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  Section: Edible Plant Species
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Edible Plant Species

Pueraria thunbergiana Benth. Leguminosae.
China and Japan.
The roots are fleshy and yield a starch of excellent quality. The wild plants are dug for their roots. The roots contain starch, while the leaves and shoots are used as food.

P. tuberosa DC.
Tropical India and Burma.
Brandis says the large, tuberous roots are eaten.

Pulicaria odora Reichb. Compositae.
South Europe.
In Yemen, this species is cultivated for its pleasant odor and edible leaves.

Pulmonaria officinalis Linn. Boragineae. JERUSALEM COWSLIP. LUNGWORT.
Gerarde 3 says the leaves are used among potherbs.

Punica granatum Linn. Lythracieae (Punicaceae). POMEGRANATE.
Asia Minor, Armenia, central Caucasus and the Himalayas.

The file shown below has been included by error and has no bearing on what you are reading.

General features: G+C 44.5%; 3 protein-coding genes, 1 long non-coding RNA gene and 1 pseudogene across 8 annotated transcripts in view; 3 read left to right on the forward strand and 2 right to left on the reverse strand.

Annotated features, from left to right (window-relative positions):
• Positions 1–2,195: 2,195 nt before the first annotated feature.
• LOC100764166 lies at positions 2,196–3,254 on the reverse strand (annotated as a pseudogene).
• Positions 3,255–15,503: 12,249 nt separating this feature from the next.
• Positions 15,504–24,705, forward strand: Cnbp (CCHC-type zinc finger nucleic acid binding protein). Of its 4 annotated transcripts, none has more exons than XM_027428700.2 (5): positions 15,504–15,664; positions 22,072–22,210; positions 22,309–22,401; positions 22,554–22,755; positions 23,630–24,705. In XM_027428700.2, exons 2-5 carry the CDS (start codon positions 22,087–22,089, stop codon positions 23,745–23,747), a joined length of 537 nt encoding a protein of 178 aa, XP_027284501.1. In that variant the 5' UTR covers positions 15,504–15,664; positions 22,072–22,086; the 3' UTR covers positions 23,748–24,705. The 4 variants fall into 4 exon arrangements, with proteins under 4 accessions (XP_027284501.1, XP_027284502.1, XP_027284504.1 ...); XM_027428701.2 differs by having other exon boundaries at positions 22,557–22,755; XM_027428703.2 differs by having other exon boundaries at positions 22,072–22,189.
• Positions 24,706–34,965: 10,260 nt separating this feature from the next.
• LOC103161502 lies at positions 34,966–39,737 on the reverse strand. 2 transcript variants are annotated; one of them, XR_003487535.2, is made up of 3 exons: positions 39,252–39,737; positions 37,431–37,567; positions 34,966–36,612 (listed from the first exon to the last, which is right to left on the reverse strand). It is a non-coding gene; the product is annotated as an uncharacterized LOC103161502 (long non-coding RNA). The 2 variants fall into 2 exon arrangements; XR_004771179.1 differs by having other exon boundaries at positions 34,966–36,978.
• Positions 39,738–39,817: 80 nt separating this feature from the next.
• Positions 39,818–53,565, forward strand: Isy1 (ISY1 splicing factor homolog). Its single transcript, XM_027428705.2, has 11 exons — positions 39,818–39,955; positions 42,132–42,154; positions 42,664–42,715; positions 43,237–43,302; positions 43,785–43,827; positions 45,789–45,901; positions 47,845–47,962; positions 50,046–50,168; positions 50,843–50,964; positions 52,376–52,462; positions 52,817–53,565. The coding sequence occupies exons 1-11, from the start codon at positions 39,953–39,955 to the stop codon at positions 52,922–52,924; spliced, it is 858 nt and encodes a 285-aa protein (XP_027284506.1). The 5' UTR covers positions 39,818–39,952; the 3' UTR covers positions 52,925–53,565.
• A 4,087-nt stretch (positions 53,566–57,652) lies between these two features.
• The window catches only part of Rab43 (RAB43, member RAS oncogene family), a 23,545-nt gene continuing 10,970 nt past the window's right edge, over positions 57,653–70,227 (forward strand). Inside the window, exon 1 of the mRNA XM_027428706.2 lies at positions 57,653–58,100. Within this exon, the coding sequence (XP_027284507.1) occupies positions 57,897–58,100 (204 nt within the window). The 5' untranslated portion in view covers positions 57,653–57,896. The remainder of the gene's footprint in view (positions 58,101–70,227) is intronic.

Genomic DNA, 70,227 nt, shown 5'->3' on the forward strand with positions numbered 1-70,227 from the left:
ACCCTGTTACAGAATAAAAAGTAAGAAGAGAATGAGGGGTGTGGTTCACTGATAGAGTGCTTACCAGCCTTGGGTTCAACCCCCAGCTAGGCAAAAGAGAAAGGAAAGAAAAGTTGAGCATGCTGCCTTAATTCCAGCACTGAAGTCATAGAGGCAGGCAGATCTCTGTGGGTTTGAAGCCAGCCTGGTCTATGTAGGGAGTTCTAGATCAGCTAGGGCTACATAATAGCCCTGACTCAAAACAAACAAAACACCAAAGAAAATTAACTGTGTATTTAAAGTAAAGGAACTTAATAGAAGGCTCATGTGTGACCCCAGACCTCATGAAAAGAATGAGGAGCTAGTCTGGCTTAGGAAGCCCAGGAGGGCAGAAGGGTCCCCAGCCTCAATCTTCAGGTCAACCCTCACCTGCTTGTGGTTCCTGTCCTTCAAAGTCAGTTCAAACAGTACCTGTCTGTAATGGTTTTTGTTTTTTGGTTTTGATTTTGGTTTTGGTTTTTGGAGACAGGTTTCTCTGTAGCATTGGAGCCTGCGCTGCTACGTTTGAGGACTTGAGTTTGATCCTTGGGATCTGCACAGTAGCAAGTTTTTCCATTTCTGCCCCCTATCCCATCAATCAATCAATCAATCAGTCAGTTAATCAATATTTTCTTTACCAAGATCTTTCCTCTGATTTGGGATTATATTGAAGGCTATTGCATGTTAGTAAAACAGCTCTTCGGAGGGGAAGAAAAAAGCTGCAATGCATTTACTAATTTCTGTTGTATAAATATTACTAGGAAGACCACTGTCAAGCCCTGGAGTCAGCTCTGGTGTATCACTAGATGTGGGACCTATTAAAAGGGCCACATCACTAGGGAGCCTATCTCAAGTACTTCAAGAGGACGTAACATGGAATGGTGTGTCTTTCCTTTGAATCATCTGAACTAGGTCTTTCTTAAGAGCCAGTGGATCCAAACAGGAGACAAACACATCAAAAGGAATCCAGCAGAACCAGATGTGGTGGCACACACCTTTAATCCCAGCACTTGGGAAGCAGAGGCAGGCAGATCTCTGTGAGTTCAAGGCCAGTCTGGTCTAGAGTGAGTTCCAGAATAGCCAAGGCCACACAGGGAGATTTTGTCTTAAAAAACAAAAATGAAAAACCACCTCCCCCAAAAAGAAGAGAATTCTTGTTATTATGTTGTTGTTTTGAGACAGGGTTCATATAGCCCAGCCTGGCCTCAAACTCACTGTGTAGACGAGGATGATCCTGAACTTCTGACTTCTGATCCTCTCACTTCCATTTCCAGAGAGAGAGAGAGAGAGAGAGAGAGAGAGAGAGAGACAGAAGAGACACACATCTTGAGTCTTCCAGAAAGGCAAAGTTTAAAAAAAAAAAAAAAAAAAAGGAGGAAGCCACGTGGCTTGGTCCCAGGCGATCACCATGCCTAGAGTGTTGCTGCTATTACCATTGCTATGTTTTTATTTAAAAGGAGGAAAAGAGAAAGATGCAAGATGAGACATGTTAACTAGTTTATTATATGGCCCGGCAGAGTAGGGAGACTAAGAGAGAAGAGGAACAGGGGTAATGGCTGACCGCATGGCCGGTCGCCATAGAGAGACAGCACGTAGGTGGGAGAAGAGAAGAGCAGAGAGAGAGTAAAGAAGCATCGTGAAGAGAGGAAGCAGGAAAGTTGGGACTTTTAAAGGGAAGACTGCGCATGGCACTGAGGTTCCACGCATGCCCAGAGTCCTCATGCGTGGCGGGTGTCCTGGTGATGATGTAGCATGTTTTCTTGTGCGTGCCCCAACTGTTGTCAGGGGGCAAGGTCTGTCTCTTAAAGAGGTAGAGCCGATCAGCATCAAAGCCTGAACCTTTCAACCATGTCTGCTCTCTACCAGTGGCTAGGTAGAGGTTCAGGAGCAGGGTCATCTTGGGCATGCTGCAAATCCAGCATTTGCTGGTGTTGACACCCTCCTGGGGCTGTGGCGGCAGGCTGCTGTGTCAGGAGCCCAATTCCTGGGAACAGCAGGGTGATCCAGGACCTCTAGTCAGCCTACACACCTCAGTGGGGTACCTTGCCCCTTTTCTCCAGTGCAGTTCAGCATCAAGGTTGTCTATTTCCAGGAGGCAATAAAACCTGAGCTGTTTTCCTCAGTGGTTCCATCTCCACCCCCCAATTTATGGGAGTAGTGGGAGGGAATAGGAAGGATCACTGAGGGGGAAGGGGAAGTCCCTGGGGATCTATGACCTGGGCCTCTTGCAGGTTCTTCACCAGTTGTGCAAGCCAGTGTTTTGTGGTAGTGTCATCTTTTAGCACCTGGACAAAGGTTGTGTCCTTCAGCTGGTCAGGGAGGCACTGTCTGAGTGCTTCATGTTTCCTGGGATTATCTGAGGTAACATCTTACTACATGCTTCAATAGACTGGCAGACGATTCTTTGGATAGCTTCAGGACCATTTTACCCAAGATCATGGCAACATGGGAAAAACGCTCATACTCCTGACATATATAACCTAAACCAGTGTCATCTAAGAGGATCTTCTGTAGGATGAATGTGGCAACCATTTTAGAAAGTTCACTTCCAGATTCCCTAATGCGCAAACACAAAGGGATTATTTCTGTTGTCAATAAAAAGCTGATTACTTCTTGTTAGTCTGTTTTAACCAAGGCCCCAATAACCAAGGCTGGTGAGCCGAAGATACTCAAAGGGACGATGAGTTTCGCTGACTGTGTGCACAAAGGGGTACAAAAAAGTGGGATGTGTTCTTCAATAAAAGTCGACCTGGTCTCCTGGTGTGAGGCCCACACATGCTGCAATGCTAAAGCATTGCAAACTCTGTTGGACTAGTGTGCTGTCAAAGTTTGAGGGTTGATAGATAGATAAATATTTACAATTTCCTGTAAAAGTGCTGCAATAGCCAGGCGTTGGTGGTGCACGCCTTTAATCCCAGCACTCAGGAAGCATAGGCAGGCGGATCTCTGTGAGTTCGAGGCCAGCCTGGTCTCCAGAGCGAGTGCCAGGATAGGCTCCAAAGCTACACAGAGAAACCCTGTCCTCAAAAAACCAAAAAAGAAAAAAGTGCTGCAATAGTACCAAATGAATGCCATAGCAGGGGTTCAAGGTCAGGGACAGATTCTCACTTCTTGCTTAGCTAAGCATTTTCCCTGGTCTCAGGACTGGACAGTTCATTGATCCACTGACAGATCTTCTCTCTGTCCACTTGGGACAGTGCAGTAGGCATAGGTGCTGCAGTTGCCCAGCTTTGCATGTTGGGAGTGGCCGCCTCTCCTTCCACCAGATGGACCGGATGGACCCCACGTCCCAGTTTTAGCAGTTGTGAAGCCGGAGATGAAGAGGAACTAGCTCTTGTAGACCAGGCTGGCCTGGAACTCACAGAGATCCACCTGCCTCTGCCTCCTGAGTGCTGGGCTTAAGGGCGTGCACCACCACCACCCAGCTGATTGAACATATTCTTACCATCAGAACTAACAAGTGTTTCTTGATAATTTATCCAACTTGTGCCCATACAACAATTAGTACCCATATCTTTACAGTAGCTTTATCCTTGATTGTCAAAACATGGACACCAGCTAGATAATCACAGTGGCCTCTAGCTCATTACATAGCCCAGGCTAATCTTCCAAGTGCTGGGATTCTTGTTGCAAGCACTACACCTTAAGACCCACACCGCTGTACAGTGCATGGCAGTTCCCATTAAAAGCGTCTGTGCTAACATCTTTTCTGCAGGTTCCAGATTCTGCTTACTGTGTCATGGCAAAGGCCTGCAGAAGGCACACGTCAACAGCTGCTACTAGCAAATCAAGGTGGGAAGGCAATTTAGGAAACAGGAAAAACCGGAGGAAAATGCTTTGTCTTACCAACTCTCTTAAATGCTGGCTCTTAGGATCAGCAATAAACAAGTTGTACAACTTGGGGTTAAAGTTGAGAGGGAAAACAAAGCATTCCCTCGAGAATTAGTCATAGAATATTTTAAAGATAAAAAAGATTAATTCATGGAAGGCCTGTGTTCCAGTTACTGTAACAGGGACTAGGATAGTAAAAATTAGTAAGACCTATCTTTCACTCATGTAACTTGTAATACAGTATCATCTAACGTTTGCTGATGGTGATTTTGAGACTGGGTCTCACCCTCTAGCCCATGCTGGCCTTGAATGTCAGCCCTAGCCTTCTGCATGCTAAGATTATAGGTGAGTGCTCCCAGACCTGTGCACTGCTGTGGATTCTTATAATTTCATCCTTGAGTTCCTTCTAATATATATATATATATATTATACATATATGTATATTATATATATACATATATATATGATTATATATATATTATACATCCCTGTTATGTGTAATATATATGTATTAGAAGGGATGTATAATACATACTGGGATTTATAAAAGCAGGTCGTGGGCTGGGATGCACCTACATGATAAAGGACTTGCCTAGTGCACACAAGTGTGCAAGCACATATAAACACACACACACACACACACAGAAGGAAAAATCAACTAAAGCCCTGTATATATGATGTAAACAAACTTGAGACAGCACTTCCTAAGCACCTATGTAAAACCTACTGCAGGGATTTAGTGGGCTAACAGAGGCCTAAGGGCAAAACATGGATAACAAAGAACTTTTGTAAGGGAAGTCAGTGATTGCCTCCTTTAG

The Pomegranate is of very ancient culture in Palestine, Persia, northern India and has been distributed eastward to northern China. On account of the profusion of its seeds, it was with the ancients a mystical fruit, typifying procreation, increase and abundance. Yet seedless fruits from Djillalabad are enumerated by Harlan as among the fruits in the market at Kabul. Sir A. Bames mentions a famous pomegranate without seeds grown in gardens near the Kabul River, and in 1860 cuttings from a seedless variety from Palestine were distributed as a much esteemed variety from the United Patent Office. Burnes, in his Travels in Bokhara, remarks on the pomegranate seeding in Mazenderan as a remarkable peculiarity. According to Athenaeus, Aphrodite first planted the pomegranate on Cyprus and in Greece. The fancy of the Greeks derived this fruit from the blood of Dionysius Zagreus. The pomegranate was known in Egypt and was cultivated even in the time of Moses. It was raised in the gardens about Carthage. Darius Hystaspes, according to Herodotus, ate of its fruit. Homer mentions the pomegranate as present in the gardens of Alcinous. The Romans brought it from Carthage to Italy, for which reason they call its fruits mala punica. Pliny enumerates nine different kinds and these at the present day have increased greatly. The pomegranate is now found growing wild in the southern Tyrol, southern Switzerland, as also in Spain, southern France and Greece. The pomegranate was observed by Wm. Bartram, about 1773, growing out of the ruins of Frederica, Georgia, and it now thrives everywhere on the Gulf coast of Florida. It was mentioned as found in California by Father Baegert, 1751-1768. There are many varieties, some with sour, others with subacid, others with sweet fruit. These are generally described as about the size of the fist, with a tough, leathery rind of a beautiful, deep golden color tinged with red and are crowned with the remains of the calyx lobes. The wild fruit is brought down to India from the Hill Regions for sale, but the best fruit, that having sweet juice and very small seeds, comes from Kabul. Burton describes in Arabia three kinds: Shami, red outside, and very sweet-than which he never saw a finer fruit in the East, except at Mecca - it was almost stoneless, deliciously perfumed and as large as an infant's head; Turki, large, and of a white color; Misri, with a greenish rind and a somewhat subacid and harsh flavor.

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